By the third show, the formula started to solidify. I was interviewing artist/writer Alex Robinson with co-host Intentionally Bald Mike (a show favorite) and the three of us broke each others' balls, practically destroyed the bicycle horn we purchased for the show, and goofed on Robinson's wealth of riches in the comic industry. It was funny. Outlandishly funny. And the fun we were having while we did the show carried over to the listener. Every time I planned a show, I made a promise to make each one a little bit different and to push the envelope a little bit further every single time. So far, I'd like to think that I've kept that promise.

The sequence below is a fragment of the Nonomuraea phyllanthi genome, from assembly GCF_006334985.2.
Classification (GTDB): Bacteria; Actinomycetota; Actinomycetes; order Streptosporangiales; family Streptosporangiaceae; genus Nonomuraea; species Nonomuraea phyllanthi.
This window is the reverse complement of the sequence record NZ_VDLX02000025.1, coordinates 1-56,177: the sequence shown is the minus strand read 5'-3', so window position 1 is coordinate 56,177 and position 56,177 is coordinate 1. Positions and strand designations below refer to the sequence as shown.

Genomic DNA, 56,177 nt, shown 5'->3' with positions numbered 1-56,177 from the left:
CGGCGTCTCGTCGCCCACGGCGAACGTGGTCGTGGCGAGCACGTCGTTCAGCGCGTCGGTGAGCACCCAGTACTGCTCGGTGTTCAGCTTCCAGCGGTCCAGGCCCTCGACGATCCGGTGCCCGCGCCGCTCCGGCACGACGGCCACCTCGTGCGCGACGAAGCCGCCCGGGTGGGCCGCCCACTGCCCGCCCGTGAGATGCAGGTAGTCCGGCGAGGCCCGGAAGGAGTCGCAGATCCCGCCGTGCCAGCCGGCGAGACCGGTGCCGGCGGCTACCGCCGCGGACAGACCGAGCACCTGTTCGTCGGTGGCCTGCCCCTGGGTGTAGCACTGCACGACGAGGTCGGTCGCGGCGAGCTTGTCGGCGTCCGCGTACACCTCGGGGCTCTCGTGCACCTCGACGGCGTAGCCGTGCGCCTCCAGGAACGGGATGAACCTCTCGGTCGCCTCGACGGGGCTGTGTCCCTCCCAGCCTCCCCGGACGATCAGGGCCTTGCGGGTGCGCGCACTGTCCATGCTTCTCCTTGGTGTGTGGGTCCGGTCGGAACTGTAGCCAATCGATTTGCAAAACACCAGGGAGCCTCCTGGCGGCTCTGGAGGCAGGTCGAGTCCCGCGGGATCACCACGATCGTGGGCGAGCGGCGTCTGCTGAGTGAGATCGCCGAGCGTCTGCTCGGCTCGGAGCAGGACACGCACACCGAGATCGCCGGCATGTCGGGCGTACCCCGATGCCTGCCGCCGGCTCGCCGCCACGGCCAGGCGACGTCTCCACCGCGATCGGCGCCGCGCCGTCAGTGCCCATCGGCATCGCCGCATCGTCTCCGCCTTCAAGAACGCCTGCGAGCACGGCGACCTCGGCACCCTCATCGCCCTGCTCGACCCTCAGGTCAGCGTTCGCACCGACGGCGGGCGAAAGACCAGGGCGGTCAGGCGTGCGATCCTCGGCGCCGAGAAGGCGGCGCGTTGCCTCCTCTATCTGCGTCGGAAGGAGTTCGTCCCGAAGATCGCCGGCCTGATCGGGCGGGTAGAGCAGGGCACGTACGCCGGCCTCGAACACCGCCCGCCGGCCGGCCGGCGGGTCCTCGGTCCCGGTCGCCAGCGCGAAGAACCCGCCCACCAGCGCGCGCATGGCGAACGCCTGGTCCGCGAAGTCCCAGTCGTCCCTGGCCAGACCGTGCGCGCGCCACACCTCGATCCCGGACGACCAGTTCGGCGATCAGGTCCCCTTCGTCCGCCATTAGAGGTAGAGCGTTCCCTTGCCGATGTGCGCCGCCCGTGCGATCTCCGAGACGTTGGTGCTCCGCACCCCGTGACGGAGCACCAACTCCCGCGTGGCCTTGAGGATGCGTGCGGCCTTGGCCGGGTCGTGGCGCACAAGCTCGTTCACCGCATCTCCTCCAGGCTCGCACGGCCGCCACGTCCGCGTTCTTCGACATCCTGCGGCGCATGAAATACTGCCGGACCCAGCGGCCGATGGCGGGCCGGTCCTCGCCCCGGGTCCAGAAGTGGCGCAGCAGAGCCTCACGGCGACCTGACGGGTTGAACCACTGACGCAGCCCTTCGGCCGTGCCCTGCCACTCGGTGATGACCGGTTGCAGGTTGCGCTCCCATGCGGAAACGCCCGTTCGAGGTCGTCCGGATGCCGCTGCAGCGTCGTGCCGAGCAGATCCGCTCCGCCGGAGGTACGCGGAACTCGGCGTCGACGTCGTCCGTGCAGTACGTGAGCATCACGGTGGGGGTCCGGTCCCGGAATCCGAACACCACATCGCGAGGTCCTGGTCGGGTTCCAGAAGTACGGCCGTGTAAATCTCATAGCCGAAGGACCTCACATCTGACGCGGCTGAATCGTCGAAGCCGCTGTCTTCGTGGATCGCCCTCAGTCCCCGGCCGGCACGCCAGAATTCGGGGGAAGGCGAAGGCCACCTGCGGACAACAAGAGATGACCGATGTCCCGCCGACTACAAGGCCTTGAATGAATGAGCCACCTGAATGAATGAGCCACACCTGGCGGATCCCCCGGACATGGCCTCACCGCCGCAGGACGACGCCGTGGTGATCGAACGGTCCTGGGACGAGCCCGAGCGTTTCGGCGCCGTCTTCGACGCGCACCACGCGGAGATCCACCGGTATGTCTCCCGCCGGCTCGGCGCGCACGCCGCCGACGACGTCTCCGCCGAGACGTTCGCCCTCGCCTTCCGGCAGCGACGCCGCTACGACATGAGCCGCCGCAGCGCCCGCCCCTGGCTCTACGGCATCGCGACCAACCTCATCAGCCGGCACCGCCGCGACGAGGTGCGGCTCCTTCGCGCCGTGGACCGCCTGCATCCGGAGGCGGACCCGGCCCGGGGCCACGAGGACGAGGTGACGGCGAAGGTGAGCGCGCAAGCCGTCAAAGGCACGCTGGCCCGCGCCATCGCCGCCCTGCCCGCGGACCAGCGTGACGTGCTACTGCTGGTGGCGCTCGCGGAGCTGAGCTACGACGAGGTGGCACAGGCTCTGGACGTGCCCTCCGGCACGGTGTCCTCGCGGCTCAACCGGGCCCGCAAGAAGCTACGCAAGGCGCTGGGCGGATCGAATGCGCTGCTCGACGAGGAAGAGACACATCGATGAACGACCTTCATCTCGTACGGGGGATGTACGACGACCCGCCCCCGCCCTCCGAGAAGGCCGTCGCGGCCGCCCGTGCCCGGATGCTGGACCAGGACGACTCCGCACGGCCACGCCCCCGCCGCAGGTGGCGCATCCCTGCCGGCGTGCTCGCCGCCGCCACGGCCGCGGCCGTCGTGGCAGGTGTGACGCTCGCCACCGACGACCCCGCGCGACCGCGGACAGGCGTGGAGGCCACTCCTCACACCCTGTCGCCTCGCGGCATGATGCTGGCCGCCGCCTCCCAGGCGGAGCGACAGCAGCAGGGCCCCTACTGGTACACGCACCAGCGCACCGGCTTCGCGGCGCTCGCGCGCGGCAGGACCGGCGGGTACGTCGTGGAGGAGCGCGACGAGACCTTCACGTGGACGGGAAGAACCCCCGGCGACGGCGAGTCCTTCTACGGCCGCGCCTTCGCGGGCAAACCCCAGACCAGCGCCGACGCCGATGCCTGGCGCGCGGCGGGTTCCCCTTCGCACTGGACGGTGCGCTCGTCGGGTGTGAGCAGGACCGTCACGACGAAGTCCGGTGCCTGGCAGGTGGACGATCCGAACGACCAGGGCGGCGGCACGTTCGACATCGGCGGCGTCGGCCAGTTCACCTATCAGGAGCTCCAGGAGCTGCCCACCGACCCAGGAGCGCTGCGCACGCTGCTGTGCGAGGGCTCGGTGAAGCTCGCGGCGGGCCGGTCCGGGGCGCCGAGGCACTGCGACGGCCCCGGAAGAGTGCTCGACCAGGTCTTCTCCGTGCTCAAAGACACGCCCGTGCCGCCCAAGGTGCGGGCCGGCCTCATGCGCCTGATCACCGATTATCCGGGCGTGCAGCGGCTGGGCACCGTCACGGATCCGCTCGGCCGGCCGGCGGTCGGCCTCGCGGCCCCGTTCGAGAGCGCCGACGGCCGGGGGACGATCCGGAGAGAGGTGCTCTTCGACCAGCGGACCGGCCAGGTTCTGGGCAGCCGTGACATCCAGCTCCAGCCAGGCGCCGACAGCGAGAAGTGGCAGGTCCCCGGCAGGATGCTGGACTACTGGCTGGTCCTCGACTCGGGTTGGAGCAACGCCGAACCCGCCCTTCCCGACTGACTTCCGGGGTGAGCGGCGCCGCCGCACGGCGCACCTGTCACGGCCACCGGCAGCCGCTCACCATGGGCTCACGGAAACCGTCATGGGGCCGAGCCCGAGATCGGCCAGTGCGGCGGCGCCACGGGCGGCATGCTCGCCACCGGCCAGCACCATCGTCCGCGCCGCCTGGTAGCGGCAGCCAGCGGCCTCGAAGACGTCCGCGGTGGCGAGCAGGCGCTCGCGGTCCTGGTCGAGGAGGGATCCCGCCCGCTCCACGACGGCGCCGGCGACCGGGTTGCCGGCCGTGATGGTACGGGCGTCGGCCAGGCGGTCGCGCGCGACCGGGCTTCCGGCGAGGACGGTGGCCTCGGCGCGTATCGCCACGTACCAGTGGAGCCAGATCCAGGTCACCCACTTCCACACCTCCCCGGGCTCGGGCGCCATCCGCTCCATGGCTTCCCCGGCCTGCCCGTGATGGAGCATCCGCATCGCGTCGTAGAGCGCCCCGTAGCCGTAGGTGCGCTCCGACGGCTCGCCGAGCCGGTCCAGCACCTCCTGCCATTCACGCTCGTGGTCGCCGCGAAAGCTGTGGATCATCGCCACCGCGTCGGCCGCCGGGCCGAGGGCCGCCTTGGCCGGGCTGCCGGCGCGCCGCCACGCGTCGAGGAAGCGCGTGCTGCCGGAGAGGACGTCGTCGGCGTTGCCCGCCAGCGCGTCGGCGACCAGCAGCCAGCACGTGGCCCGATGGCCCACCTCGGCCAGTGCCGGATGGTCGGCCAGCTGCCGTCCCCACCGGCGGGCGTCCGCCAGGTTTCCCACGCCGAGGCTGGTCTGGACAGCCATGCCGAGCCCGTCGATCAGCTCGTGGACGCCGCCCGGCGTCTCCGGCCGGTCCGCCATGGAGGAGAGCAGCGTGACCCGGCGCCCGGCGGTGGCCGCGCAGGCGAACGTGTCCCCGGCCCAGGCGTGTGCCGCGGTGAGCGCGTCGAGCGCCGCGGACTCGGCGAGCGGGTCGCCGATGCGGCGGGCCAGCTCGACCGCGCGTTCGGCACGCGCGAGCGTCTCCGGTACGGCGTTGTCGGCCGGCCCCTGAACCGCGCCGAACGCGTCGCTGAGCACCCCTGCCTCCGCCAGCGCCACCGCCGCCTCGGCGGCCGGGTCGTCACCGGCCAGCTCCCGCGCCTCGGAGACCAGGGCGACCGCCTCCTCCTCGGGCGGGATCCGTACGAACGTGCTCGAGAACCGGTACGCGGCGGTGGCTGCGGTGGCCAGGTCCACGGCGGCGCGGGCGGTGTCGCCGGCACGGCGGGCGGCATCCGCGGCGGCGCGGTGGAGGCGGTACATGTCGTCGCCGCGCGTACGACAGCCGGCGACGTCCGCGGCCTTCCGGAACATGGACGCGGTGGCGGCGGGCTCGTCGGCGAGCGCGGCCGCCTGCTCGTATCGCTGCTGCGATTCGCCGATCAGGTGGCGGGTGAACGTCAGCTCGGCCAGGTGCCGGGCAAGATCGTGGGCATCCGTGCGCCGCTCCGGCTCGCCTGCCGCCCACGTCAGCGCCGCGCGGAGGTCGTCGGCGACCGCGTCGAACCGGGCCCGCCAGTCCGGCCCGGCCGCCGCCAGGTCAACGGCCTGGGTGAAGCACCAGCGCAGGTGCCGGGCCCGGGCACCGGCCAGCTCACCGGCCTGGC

I've spent my life overloading my brain with comedy: stand-up, situation, literary, radio, you name it. Most professional comics will tell you they appreciate standard jokes, but it's the twisted stuff that makes them laugh out loud. Comedy isn't something I digest in moderation, and over time, you build up a tolerance for standard cuisine. Growing up, I admired comics like Lenny Bruce, Don Rickles and Andrew Dice Clay for their ability to a)improvise with little rehearsed material and b)make fun of absolutely every race, creed and nationality in attendance. Some time in the '90s, political correctness made the practice of picking people off based on their background an endangered art. Why? Because it might offend someone who takes it the wrong way, so it's become an endangered art form.